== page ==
Barnier in Mideast appeal for releaseof French hostages

30th August 2004, Comments 0 comments

CAIRO, Aug 30 (AFP) - French Foreign Minister Michel Barnier made an impassioned plea Monday for the lives of two French journalists held hostage in Iraq as an ultimatum issued by their Islamic kidnappers neared expiry.

CAIRO, Aug 30 (AFP) - French Foreign Minister Michel Barnier made an impassioned plea Monday for the lives of two French journalists held hostage in Iraq as an ultimatum issued by their Islamic kidnappers neared expiry.  

Barnier, on an emergency mission to the Middle East, said a top diplomat had been dispatched from Paris to Baghdad to press for the release of the two men who went missing 10 days ago.  

But his government has vowed not to bow to the demands of the kidnappers, a group calling itself the Islamic Army of Iraq, which wants France to revoke a controversial law banning the Islamic headscarf in state schools.  

The Islamic Army issued a 48-hour ultimatum to France over the headscarf ban late Saturday although it did not specifically threaten the two newsmen.  

The kidnapping has stunned France, which was one of the fiercest opponents of the US-led war on Iraq and has resolved not to send any troops to the country, even in a peacekeeping capacity.  

"These two journalists, Christian Chesnot and Georges Malbrunot, are doing their job in Iraq to explain to the world, describe the reality of the situation and the difficult living conditions of the Iraqi people," Barnier said at a press conference in Cairo.  

"These two men of goodwill have always shown their understanding for these people and their fondness for the Arab and Muslim world.  

"I call for their release in the name of principles of humanity and respect for the human being which are at the very heart of the message of Islam and the religious practices of Muslims."  

Muslim leaders worldwide have also urged the Islamic Army, the same shadowy Sunni Muslim group that kidnapped and later killed Italian journalist Enzo Baldoni after Rome ignored demands to pull out its troops from Iraq, to free the two men.  

Barnier met leading Sunni televangelist Sheikh Yusef al-Qaradawi, who was holidaying here from his base in the Gulf, and secured his agreement to make an appeal on the widely watched Arabic satellite news channel Al-Jazeera for the French hostages' release, diplomats said.

An outspoken Islamist, who was stripped of his Egyptian nationality by the defiantly secular regime of the 1950s and 1960s, Qaradawi has openly criticised the mainstream Sunni spiritual leadership for not opposing France's ban on the Islamic headscarf but has also held out against any resort to violence.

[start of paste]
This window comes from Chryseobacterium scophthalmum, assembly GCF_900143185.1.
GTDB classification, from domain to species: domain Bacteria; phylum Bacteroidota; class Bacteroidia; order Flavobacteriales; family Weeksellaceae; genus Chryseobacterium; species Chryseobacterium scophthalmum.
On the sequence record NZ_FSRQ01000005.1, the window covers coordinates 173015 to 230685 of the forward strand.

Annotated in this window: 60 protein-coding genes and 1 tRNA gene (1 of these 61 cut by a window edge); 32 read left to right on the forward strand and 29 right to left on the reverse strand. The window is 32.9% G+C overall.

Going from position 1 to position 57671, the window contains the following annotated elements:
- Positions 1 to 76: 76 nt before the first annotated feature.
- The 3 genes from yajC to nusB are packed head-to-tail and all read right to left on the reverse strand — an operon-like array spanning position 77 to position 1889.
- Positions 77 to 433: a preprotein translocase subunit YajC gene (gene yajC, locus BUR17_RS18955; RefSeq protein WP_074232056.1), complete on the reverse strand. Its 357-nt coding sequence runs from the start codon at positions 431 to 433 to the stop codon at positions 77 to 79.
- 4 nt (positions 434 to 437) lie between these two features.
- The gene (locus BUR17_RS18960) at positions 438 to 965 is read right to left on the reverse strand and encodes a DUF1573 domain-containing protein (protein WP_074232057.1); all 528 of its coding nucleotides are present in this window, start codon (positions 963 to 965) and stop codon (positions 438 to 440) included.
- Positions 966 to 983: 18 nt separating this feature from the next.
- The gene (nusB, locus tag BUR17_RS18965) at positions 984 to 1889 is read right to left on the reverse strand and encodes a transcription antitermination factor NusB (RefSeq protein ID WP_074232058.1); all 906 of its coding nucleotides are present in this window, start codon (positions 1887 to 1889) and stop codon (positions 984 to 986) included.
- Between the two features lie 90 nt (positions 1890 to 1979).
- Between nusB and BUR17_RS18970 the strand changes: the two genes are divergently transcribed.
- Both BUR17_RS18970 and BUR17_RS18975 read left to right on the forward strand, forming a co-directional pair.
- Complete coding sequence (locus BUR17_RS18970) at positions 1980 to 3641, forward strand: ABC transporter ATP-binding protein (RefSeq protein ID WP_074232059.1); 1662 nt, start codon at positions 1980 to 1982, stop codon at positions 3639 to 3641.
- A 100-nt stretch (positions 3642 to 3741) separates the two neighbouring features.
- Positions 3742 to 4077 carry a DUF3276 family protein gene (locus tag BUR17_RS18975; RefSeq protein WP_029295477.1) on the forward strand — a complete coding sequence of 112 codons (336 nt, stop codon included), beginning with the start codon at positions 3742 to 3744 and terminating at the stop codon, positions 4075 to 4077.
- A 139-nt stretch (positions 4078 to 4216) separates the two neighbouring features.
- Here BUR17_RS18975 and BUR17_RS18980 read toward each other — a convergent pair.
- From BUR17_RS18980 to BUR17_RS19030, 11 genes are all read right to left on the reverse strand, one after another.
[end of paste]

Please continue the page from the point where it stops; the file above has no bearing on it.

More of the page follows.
Iraqi Prime Minister Prime Minister Iyad Allawi said the abduction showed that no country could remain neutral in Iraq.   "Neutrality doesn't exist, as the kidnapping of the French journalists has shown," Allawi told the Italian newspaper Corriere della Serra. "The French are deluding themselves if they think they can remain outside of this. Today, the extremists are targeting them too."  

Chesnot of Radio France and Malbrunot of Le Figaro newspaper disappeared in Iraq on August 20, the day they were to have left Baghdad for the Shiite holy city of Najaf, then the scene of fierce fighting between US forces and Shiite militia loyal to radical cleric Moqtada Sadr.  

On Saturday Arabic-language Al-Jazeera television broadcast images of the two men - both Middle East experts with years of experience in the region - along with the ultimatum from the Islamic Army.  

In Paris, the foreign ministry said its outgoing secretary general, Hubert Colin de Verdiere, just named ambassador to Algeria, had arrived in the Iraqi capital.   But French government spokesman Jean-Francois Cope said the headscarf ban would come into effect as planned at the start of the academic year on Thursday.  

"The law will be applied," Cope told Canal Plus television.   

Approved earlier this year, the French law bans the wearing of all "conspicuous" religious insignia in public schools and is meant to reinforce the strict separation between religion and state.  

Although all religious signs are covered by the prohibition - including Jewish Stars of David and large Christian crosses - French Muslims believe they are the main target of the law and there has been an angry reaction among many in the community of five million.  

After a series of crisis meetings on Sunday, French President Jacques Chirac dispatched Barnier to the region to explain the government's position and try to secure the release of the men.



Subject: French news

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